But then, are relationships where fights are uncommon still abusive? After all, people can have horrible fights and come out alright on the other side. When do you draw the line? Should the line be drawn over petty things like dishes?
I keep coming back to the dishes, but they are code for ‘anything that involves shared spaces‘ and many, many tiny privacy things. ‘Don’t tell your friends/boyfriend that I lost my keys’ shouldn’t be a fight. It should be a ‘ok, I won’t do that’ and a following through on not doing that — doing it but not telling me is still not ok. Dishes are just the easiest to talk about because, funnily enough, every situation that has made me question myself has involved a person who picked a fight like this over dishes.
Because such tiny things can quickly become a fight, I tend to opt out. Oh, you don’t want to put any effort into cleaning? I guess we’ll live in a pigsty then. I may opt out of a fight, but I’m no one’s maid. I would rather live with dirty dishes, hoarding a clean plate in my bedroom for when I need it, than clean up for someone else. And that works better because then I never have to fall down the rabbit hole of ‘did I go to far? am I being mistreated?’
That abusive friend I mentioned above was the last person to call me a doormat, but she was the sort who would call me a doormat while behaving abusively. In one breath she would be berating me for not giving in to her demands, calling me names and picking at the deepest wounds she could find, and in the next she would be berating me for not standing up for myself when she thought someone had wronged me. She thought that this made her a great friend. Now, even though she’s gone from my life, I’m still haunted by the doubts and fears that she etched into my mind. Am I abusive? Am I a doormat? Where is the line in between? I don’t want to cross that line. I want to be a good person.
In the current political climate, there is a lot of advice being passed around about how to deal with trolls. And this sort of rolling-around-in-the-mud purposefully-aiming-for-the-gut-punches behavior is the sort of thing that is often associated with trolling. They want to upset you, they want to make you cry, they want to win. (Or, as noted above, they don’t want to be the evil ones.)
There has also been some talk on how to handle friends when you find out they’re ok with America having concentration camps for children, or are fully supportive of Trump, or whatever. And…well, I can handle that too. If I find out you’re complacent with or supportive of Nazi-like behaviors and you won’t budge from your position, then I am morally obligated to walk away from you.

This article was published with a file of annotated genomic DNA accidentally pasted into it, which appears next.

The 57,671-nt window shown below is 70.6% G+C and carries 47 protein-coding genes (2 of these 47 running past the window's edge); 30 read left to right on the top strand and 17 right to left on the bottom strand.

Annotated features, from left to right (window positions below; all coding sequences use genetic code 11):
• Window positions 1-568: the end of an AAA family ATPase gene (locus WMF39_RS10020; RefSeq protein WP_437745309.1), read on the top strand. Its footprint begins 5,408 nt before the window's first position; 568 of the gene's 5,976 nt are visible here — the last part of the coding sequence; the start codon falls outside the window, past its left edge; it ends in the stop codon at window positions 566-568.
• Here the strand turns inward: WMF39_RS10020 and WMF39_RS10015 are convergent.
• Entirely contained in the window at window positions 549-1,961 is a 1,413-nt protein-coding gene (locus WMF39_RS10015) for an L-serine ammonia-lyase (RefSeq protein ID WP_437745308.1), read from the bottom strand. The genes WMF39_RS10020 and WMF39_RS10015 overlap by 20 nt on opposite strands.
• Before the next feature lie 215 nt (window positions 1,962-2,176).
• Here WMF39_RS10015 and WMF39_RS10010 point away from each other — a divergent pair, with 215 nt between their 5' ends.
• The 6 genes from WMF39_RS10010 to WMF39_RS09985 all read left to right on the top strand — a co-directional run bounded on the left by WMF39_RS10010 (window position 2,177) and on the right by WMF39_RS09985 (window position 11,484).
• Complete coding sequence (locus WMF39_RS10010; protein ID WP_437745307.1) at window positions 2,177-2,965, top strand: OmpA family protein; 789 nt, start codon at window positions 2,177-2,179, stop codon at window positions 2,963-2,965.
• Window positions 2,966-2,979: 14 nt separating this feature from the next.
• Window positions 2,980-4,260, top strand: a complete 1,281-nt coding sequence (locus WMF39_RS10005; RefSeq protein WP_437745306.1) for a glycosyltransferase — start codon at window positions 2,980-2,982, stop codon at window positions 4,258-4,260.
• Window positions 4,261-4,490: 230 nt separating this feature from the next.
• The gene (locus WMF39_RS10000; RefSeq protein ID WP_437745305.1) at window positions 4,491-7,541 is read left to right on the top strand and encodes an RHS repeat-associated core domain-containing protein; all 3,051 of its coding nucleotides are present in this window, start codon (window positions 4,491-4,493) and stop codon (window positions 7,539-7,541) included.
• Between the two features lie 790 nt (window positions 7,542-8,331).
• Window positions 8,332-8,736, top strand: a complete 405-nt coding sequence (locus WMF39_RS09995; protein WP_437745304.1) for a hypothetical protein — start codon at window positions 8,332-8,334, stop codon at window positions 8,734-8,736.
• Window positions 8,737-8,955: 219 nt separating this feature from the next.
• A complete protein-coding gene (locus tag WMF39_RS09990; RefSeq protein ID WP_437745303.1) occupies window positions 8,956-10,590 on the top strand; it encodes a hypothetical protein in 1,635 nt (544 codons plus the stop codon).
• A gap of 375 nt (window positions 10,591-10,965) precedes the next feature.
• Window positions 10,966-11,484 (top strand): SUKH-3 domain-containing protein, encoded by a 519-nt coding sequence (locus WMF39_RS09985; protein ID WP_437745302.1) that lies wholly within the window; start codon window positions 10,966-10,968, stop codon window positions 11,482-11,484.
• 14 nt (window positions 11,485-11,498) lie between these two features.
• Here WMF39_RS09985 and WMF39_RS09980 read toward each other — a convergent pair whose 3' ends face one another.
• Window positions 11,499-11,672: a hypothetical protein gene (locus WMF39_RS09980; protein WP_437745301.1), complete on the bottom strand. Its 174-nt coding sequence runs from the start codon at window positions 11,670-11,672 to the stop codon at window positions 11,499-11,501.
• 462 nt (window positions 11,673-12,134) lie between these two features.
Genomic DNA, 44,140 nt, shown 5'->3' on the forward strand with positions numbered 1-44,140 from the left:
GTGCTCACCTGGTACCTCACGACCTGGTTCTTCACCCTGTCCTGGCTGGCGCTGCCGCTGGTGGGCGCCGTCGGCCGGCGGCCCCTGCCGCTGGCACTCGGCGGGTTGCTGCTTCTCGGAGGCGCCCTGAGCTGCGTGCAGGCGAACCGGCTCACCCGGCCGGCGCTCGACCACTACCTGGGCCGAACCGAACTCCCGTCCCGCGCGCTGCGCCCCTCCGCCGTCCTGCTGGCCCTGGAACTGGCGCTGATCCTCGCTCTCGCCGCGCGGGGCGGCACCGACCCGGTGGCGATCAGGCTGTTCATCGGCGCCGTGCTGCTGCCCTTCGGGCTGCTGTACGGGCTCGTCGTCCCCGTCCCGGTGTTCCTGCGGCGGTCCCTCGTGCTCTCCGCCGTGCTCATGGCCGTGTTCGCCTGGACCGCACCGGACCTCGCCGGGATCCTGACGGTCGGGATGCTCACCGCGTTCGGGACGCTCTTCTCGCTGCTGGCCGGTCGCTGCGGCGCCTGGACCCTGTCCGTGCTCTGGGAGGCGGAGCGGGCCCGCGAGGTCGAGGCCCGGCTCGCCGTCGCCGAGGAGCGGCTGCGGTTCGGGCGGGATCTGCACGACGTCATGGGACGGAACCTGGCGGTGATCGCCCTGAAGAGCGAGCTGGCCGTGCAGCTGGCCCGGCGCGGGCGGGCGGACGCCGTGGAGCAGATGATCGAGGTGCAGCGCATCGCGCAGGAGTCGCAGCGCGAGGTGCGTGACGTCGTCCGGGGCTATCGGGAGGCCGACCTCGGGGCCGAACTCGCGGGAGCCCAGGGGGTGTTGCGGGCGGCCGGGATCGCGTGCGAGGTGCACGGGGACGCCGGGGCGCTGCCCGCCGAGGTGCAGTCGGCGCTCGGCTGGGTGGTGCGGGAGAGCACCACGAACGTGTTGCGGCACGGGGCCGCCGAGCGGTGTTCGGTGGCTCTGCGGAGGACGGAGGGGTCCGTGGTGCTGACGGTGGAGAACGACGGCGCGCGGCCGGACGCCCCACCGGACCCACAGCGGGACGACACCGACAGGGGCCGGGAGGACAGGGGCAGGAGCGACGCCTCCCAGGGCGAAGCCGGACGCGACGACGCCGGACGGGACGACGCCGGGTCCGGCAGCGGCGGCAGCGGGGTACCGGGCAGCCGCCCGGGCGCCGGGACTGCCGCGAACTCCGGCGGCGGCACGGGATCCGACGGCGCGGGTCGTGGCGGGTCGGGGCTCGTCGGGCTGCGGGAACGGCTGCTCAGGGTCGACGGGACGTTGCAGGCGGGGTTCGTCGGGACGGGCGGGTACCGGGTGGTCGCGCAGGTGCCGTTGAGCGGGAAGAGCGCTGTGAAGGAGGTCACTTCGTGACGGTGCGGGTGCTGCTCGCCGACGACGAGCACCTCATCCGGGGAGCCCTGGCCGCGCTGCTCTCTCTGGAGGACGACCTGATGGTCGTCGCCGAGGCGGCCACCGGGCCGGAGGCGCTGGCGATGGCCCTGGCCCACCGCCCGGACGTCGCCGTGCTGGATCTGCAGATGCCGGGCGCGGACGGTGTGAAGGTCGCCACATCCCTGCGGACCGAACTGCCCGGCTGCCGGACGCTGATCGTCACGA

What I can’t seem to find is advice for what to do when someone you care about and align with politically and by all senses of society should get on very well is the one behaving this way. I mean, there are tips on how to escape from logical fallacies when they are brought up, but they’re really hard to implement effectively.
I happen to be a certified conflict mediator. I spent weeks studying how people argue and learning how to be a third person that helps them find common ground. I guess the one thing they forgot to teach was how to save yourself when you’re at odds with someone else and there is no mediator.
When it happens, I’m just left fumbling around and asking myself: How did we get here? How can I escape? I can’t block a face-to-face interaction. I can walk away, and endure the belittling attacks that come with that. Well, I can happily say that the people in my life now don’t do that. I cut out the ones that did. Those that are left don’t quite go that far. But they do take my leaving as surrender, which, I think, is just as bad. Especially because then the thing that needs to get done still doesn’t get done and now we’re all hurt because of it instead of just me.
I want to share these musings both because I want help but also because I want to help others. I can’t be the only one struggling with these feelings. A desire to do good, a fear of being evil. There is a bit of fear involved in putting them down. What if someone in my life reads this? What if they know it’s about them? I can’t pretend it isn’t, either we’ve had fights like this or we haven’t. And, if we have, then this is about them.
I don’t want to be a doormat. But I don’t see how I have any other choice. My words are my only weapon, and I’m only even good at using them when I’ve had time to think and iron them out. So, I suppose, this is me, not being a doormat. This is me, hoping for something better.